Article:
7. #77
    THIS bitch stringstheory's Avatar
    Join Date
    Jul 2009
    MBTI
    ENFP
    Enneagram
    1
    Socionics
    EII
    Posts
    932

    Default

    Quote Originally Posted by eagleseven View Post
    I admit, I only glanced through the majority of posts in this thread.
    Fair enough, the thread is moving pretty quickly. I'm sure i'll be rather behind once i get this thing posted.

    Still, now that we have a baseline, am I to assume that you oppose bullshit constructs like "man law" and "sex in the city" ?
    Yes, essentially. I think such things make both demographics look pretty fucking stupid and one dimensional if you ask me. There are a lot more to gender roles than who raises children and who hunts, especially in a society which has evolved out of that.

    i like to muse on are the standards of beauty like fashion, physique, makeup etc. in men and women because it's in areas like this where unstable social expectations can easily be observed. one example is makeup; in this culture we encourage women to wear makeup and dress flamboyantly, while it's pretty socially unacceptable for men to do the same. However there's no debating that in other cultures, like Ancient Egypt, this is nothing inherently female about makeup or dressing up.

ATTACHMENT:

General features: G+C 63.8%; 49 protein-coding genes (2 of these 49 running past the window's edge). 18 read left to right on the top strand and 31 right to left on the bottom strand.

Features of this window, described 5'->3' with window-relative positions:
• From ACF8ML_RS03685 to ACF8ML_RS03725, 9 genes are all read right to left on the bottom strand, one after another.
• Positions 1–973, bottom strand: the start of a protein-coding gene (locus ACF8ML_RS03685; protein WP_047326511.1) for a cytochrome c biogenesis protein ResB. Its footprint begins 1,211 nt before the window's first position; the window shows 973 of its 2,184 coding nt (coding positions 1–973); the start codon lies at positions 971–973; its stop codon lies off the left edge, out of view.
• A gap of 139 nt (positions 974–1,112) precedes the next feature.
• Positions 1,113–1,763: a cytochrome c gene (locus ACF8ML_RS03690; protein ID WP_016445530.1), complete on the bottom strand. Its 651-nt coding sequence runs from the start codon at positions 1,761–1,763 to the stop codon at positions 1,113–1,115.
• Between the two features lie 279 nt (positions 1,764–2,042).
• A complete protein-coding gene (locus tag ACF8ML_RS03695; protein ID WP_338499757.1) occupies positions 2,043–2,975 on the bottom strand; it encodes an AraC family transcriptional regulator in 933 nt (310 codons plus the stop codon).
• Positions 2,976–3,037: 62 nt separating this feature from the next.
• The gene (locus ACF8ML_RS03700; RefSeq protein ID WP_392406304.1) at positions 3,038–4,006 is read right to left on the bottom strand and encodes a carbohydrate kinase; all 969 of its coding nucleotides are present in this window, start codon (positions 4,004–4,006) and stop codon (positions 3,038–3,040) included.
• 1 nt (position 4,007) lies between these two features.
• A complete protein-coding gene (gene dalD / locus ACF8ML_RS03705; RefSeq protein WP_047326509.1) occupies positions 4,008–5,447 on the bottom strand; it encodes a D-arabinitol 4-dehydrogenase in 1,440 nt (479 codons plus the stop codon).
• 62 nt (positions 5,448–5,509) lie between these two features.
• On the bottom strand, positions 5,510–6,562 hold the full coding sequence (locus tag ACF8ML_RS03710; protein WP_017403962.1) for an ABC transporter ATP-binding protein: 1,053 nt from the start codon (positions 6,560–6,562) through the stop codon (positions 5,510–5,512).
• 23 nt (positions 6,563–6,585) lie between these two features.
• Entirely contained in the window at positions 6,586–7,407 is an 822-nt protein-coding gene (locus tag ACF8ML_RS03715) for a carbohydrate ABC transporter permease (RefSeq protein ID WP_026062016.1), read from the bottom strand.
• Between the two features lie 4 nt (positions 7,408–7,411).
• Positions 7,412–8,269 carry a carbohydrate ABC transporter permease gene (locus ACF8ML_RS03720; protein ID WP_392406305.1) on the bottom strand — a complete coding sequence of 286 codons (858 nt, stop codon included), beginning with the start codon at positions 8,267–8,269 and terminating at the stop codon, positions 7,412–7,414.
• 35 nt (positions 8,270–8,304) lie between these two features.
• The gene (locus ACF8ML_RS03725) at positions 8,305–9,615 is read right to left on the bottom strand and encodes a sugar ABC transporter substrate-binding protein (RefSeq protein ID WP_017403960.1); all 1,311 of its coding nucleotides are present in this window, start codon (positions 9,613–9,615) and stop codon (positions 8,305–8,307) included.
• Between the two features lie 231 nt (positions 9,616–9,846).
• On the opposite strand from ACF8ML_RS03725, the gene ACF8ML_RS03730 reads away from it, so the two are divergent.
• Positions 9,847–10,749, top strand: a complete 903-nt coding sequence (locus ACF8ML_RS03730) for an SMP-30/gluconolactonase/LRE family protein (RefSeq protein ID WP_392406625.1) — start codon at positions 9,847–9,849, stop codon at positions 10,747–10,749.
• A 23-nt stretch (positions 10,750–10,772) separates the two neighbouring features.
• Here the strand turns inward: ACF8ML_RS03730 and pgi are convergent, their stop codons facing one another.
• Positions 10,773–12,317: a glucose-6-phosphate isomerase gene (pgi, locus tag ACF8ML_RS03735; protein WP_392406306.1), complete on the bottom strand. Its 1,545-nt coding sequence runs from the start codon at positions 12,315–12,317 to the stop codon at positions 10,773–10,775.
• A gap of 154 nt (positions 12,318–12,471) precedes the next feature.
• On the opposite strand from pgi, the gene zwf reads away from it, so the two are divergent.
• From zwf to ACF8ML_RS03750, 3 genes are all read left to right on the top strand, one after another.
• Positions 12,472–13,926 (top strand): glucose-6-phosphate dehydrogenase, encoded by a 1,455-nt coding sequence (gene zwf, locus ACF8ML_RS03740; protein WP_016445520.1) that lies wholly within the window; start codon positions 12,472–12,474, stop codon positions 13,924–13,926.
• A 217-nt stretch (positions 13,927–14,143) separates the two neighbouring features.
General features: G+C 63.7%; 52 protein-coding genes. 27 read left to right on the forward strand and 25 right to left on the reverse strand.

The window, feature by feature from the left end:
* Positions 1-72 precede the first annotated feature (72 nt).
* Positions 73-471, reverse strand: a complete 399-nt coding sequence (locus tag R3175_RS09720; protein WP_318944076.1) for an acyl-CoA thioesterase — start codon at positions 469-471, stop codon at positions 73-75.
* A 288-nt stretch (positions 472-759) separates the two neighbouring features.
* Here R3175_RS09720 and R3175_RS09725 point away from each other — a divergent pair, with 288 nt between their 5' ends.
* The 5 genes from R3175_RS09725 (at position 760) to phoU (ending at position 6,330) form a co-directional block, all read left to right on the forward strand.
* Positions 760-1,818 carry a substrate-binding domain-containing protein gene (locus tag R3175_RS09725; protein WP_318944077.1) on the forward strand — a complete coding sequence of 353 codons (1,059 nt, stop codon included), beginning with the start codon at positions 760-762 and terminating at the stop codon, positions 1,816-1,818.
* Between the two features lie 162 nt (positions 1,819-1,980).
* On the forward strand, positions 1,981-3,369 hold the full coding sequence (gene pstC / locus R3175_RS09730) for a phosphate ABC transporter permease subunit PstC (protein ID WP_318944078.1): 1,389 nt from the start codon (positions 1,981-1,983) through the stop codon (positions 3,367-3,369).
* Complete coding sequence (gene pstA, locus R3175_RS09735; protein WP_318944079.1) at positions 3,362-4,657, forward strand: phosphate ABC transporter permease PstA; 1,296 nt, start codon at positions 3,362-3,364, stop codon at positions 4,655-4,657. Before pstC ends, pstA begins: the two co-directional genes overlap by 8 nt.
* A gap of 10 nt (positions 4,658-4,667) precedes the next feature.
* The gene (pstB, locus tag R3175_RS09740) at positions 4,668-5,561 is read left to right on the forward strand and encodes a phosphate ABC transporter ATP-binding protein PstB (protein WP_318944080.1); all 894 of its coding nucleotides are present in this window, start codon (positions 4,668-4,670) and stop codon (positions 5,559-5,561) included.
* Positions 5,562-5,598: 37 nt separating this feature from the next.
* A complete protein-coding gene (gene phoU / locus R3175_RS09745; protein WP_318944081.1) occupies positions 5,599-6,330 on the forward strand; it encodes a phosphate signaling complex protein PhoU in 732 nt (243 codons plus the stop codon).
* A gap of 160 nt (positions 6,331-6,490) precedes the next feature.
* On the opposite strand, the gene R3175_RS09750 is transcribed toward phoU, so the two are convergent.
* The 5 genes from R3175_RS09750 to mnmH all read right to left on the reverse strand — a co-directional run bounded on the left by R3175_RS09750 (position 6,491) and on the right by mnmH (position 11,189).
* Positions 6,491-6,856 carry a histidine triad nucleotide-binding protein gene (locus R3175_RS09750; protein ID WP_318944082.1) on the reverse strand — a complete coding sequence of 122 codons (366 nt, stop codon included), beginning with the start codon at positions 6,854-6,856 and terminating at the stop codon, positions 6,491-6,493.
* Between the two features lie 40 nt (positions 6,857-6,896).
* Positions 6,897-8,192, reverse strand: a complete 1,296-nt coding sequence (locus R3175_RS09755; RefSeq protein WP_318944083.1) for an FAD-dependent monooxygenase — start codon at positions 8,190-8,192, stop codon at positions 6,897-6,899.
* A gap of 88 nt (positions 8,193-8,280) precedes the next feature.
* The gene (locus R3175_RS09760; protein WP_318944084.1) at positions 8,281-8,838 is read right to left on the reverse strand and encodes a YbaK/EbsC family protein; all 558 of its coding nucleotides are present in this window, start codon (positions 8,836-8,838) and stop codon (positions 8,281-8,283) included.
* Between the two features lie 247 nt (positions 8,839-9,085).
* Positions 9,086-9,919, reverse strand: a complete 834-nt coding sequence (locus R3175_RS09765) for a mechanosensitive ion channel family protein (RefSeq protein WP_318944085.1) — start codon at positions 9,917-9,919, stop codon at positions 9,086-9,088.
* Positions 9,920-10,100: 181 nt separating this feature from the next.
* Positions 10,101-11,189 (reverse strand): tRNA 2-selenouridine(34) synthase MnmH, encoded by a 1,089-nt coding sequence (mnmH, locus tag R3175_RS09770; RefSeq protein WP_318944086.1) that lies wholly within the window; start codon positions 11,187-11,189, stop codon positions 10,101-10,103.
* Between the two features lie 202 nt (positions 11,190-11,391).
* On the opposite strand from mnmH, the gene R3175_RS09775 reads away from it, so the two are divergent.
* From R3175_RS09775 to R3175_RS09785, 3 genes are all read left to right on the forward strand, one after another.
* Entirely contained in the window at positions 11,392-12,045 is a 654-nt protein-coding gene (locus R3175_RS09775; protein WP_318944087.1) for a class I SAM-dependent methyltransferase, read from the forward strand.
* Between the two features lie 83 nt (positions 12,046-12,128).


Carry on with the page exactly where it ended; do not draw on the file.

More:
I have heard feminists argue that women will never truly be liberated until they are no longer burdened by motherly instinct...a position I found particularly disgusting.
    I'm not sure how i feel about this, but i think it may be a wording problem. Let me try to explain my position. biologically yes, women are built to give birth to children. There's no argument there; it's an instinct. There's nothing wrong about that.

    However there are social expectations attached that extend these gender roles into the realm of "gender obligations"; for example the instinct to have children, compared to others my age, is non-existent. i have no desire to raise a family as I would much rather make a career out of assisting members of my local and global community. However i still have to be concerned with societal pressures trying to dissuade me from pursuing a life career instead of eventually settling down and having a family..ie members of my family, friends, potential partners...anyone I might be discussing the topic with. It then becomes a role which a woman becomes obligated to fulfill, even if there isn't necessarily a desire to do so. i would probably word this quote that "women will never truly be liberated until they are no longer burdened by motherly expectations".